“If we knew it would be a long-term border-check situation, we could move production from the UK to Nurtingen.

“This is not something we want to do, because we have built a very qualified workforce in the UK that is competitive compared to our German workforce.”

Angela Merkel

Angela Merkel timeline (Image: EXPRESS)

Andrew Kenningham, economist at Capital Economics, said: “Along with the threat of US tariffs on German autos, Brexit is a significant downside risk against an already very weak backdrop.”

Hadrien Camatte, a macroeconomist at think-tank BSI Economics, added: “German growth is hurt by the slowing of global demand and Brexit.”

Germany’s exports account for 47 percent of its Gross Domestic Product.

The figure dwarfs that of the French and British economies, which equates to just 30 percent, whereas the US GDP is made up of 12 percent exports.

The UK is the largest source of goods import and Germany’s fifth-largest export market after the US, China, France, and the Netherlands.

Holger Schmieding, chief economist at Berenberg in London, said: “German exports to the UK are already 12 per cent lower than they would have been if the trend that prevailed before the June 2016 Brexit vote had continued.”

He added: “Bad news on trade or Brexit would probably push Germany into a genuine mild recession.”

(Politico) 5 takeaways from Germany’s regional elections

(Politico) The far-right Alternative for Germany scored second place in two state elections Sunday.

AfD’s anti-foreigner, anti-establishment message resonates with a large swath of the German electorate | Carsten Koall/Getty Images

The far-right Alternative for Germany (AfD) posted the strongest electoral results since its founding in 2013, finishing second in two regional elections in the eastern states of Brandenburg and Saxony on Sunday.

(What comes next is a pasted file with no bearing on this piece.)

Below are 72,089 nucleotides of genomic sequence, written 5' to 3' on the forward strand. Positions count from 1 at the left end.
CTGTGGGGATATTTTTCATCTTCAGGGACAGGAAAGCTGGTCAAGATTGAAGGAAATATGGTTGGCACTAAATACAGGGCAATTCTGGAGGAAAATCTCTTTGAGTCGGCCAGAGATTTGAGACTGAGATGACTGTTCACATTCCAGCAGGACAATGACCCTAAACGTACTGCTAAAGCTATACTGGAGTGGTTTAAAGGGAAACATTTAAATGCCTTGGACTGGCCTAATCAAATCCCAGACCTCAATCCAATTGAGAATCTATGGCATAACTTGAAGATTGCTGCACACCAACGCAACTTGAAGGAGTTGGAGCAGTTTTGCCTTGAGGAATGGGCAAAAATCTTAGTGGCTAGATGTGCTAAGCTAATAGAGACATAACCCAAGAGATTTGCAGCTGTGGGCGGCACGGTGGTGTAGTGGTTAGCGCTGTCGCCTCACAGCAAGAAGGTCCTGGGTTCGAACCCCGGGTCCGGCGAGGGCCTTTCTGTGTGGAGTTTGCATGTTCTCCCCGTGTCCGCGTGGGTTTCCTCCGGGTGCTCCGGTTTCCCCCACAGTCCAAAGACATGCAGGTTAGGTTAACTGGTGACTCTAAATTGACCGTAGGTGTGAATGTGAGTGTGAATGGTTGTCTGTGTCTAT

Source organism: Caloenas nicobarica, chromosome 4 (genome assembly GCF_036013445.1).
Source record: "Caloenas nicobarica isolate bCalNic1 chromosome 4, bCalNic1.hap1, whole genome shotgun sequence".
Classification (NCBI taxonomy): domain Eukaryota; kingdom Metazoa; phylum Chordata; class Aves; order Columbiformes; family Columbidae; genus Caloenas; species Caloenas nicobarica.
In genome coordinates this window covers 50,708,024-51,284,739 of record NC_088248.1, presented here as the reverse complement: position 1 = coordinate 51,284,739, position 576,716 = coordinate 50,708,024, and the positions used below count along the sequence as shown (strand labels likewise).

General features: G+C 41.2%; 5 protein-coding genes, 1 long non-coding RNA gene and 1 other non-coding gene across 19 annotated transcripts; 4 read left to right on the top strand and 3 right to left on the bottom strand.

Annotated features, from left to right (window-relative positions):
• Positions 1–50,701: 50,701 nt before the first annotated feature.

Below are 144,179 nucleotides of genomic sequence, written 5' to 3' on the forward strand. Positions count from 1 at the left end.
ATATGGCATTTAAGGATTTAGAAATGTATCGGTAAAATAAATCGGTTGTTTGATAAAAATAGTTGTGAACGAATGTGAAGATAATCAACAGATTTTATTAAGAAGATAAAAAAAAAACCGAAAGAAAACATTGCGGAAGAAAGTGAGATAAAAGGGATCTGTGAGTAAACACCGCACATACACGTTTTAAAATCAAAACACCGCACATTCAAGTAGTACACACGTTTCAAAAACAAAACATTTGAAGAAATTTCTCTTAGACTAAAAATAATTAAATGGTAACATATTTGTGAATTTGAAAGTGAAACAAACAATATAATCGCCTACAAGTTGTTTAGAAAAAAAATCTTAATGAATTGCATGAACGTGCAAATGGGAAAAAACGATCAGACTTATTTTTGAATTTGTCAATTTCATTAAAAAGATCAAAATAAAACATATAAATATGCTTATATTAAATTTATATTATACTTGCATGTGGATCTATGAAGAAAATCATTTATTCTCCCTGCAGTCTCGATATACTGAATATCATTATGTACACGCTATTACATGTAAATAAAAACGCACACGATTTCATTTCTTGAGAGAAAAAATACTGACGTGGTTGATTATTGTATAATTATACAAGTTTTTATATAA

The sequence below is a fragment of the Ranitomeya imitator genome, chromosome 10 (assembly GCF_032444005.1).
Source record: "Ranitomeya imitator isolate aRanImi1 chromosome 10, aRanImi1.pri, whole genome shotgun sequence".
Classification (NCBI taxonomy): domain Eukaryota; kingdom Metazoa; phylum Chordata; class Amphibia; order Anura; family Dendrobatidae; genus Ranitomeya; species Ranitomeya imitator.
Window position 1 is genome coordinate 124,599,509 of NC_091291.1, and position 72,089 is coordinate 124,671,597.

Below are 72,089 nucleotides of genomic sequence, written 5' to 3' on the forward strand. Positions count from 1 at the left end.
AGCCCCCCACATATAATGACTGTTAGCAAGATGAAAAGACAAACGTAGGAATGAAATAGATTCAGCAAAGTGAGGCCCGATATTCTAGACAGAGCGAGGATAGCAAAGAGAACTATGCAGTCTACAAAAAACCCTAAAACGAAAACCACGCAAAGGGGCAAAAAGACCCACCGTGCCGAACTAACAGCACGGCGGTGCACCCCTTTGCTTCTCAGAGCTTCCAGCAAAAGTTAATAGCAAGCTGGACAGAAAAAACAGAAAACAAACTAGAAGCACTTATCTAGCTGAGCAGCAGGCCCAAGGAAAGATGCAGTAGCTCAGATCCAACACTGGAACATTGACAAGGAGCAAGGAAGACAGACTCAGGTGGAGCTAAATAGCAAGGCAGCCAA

The results, coming on the heels of the party’s strong showing in both the last German general election in 2017 and May’s European Parliament ballot, suggest the party’s anti-foreigner, anti-establishment message continues to resonate with a large swath of the German electorate, especially in the east.

Support for the far-left Linke party, which has been a fixture of eastern Germany’s political system, collapsed in both states to about 10 percent, reflecting in part a migration of some voters from the populist left to the far right.

While Germany’s establishment parties are likely to retain control of both states, the AfD’s surge illustrates the difficulty centrist parties face in combatting the rise of populism in Europe’s largest country.

Here are five takeaways from Sunday’s results and what they mean for Germany’s political future.

1. The GroKo is down, but not out (yet)

Even if the incumbent parties managed to hold on to first place in both Brandenburg, where the Social Democrats (SPD) have reigned supreme since German reunification, and in Saxony, where the Christian Democrats (CDU) of Chancellor Angela Merkel have long been dominant, the writing is on the wall.

While Sunday’s results are unlikely to trigger the immediate collapse of Germany’s so-called grand coalition — or “GroKo” — between the CDU and the SPD, its future is no more certain after this weekend.

The same is true for the question of whether CDU leader Annegret Kramp-Karrenbauer, who has had rough start in the role, will become the party’s next chancellor candidate. (Merkel has said she will not seek another term after 2021.) At most, the CDU’s defense of Saxony granted her a reprieve.